Ramping up development of green hydrogen production for use in decarbonising heavy-emitting sectors such as steel and petrochemicals will need “rapid action” in streamlining government policy, if H2 production is to meet contribution targets aligned to the Paris Agreement, the International Renewable Energy Agency (Irena) has underlined, releasing a pair of new reports.

The agency spotlighted that hydrogen would see mushrooming demand globally as countries geared up to meet net zero targets, but that the current green H2 market was “at an infant stage” and “more needed to be done, especially from the policy makers’ side, to maximise green hydrogen’s impact in the decarbonising of the industrial sector and end-use sectors as a whole”.

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“These new reports are particularly opportune because green hydrogen needs rapid policy action to ensure and maximise its contribution to the energy transition,” said Rabia Ferroukhi, director of Irena’s knowledge, policy and finance centre, launching Green hydrogen for industry: A guide to policy making and Green Hydrogen Certification Brief.

“As we know, [our] World Energy Transitions Outlook’s 1.5°C Scenario projects that hydrogen will provide around 10% of the necessary greenhouse gases reduction by 2050.”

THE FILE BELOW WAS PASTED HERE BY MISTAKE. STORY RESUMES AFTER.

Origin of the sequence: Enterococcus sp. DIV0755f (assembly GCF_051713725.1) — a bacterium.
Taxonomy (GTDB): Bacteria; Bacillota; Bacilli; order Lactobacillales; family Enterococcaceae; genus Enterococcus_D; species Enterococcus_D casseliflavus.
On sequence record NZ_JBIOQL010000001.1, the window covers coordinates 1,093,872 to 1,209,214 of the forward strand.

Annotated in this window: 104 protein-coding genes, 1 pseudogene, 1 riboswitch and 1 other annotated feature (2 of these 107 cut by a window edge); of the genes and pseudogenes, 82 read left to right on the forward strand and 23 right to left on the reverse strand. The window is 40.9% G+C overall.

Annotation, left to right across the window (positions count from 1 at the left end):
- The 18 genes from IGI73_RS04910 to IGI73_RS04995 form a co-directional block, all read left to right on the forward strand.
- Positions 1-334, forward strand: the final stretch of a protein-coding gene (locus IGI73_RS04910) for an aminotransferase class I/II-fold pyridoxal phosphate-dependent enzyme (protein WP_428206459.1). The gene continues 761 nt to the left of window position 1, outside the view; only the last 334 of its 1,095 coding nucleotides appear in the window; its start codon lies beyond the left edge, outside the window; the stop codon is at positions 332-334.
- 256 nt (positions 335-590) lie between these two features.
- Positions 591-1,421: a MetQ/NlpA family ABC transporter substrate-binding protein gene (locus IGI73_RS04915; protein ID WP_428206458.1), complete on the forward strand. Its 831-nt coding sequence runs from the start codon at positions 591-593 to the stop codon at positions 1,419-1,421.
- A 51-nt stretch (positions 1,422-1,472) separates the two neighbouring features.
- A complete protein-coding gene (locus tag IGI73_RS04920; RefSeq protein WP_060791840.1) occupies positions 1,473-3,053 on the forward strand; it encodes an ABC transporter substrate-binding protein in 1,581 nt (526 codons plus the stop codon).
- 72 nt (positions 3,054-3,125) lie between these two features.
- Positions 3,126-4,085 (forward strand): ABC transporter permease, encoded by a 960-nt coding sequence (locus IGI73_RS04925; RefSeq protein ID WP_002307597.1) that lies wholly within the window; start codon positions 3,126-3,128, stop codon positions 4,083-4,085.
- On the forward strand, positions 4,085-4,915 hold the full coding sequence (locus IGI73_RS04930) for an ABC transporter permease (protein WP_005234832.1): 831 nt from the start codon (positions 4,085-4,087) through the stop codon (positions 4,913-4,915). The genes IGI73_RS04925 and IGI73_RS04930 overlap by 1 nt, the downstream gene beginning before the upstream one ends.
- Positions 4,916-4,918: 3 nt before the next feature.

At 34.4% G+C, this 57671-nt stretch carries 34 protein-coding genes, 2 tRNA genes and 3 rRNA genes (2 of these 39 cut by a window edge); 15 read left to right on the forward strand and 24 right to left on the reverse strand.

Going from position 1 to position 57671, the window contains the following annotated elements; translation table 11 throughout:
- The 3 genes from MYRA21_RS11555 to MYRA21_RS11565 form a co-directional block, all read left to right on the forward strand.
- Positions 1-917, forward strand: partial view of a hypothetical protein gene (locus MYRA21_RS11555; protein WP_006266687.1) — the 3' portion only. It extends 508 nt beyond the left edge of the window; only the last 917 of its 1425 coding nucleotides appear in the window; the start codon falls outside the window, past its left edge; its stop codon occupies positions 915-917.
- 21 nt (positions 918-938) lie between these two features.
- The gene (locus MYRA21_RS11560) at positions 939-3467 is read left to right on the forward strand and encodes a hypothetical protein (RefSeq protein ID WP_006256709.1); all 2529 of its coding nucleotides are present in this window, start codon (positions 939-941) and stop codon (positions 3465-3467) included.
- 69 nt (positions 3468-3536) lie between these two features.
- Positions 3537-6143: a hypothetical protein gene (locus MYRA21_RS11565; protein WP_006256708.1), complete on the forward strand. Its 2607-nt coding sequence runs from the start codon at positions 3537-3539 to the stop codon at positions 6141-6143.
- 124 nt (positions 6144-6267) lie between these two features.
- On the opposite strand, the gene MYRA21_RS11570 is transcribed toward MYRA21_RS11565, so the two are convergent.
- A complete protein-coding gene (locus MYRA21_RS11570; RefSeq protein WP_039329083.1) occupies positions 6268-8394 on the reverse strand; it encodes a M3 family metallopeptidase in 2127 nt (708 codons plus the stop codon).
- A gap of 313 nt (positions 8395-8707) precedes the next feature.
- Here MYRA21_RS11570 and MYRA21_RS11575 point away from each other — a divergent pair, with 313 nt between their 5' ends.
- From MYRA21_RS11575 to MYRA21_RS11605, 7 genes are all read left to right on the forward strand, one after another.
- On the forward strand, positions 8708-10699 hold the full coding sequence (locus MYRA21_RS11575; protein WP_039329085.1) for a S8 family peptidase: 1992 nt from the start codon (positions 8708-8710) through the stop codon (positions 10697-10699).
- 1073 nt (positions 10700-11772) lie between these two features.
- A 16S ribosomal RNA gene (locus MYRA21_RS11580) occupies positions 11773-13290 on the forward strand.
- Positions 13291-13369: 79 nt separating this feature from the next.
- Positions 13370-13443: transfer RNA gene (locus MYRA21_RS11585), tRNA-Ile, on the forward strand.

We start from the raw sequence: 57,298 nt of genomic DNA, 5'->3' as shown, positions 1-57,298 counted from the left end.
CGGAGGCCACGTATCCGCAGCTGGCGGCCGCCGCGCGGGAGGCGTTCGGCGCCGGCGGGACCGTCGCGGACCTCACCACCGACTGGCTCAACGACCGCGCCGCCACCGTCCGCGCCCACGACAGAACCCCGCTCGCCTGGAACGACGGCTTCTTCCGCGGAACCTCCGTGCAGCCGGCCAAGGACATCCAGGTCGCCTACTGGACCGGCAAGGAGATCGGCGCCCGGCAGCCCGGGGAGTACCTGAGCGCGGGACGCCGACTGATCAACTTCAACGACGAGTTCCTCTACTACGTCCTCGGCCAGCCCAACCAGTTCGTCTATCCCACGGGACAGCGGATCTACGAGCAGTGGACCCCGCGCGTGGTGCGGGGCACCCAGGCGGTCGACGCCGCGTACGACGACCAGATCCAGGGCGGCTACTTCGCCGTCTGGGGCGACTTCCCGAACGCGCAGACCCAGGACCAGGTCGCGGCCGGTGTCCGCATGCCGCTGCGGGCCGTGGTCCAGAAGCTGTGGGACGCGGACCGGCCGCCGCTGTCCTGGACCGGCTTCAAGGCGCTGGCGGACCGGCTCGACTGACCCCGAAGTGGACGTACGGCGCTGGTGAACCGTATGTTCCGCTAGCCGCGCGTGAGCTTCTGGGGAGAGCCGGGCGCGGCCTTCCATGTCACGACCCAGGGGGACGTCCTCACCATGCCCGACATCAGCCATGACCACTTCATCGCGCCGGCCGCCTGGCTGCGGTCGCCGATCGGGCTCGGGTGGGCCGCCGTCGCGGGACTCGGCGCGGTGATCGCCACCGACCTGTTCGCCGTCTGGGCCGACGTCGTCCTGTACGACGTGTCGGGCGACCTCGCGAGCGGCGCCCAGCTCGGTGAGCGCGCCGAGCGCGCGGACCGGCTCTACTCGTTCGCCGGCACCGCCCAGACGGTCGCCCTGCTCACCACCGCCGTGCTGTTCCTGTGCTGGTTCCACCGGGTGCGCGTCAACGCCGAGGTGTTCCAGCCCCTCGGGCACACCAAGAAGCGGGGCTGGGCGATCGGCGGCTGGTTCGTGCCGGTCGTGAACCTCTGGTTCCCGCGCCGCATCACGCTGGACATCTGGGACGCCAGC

Irena hydrogen specialist Emanuele Bianco added: “The industrial sector is already a major consumer of hydrogen, but we need to shift from fossil fuels-based to renewables-based hydrogen. This calls for urgent industrial policy support, and high priority for green hydrogen policy should be placed on the industrial sector.”

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The European Commission is targeting 50% green hydrogen consumption in industry by 2030, “however, the use of green hydrogen in industry is still hampered by cost, technical barriers, lack of a market for green materials and products, lack of sufficient ambitious policies, and carbon leakage risks,” she said.

Irena concludes that green hydrogen industrial policies should start with the introduction of decarbonisation strategies and “tailored sub-sector planning”, while not losing sight of the fact that other energy transition issues, including carbon pricing, “are more urgent than measures to support green product market-creation”.